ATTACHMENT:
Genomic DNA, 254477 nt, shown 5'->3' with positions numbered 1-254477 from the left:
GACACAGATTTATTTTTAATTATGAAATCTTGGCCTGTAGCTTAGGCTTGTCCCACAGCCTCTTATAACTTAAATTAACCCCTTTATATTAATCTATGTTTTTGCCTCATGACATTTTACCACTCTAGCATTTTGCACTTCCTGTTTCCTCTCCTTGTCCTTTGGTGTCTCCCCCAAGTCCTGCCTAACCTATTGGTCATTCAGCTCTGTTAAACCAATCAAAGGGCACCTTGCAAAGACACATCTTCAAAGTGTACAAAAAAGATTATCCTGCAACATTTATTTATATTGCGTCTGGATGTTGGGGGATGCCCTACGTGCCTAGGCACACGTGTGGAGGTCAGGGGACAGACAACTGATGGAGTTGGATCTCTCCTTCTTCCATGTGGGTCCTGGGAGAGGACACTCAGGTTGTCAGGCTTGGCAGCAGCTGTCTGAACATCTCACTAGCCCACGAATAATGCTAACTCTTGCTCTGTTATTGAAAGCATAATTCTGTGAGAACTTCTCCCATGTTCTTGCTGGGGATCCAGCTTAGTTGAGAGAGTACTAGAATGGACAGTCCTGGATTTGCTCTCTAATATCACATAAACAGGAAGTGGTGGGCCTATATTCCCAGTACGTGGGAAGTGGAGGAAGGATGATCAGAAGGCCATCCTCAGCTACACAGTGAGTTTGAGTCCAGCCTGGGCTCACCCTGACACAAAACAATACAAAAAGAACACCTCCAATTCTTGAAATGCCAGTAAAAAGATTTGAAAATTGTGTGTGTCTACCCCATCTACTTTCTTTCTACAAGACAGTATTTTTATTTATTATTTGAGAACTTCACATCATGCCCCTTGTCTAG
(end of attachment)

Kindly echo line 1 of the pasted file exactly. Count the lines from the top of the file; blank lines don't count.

Genomic DNA, 254477 nt, shown 5'->3' with positions numbered 1-254477 from the left: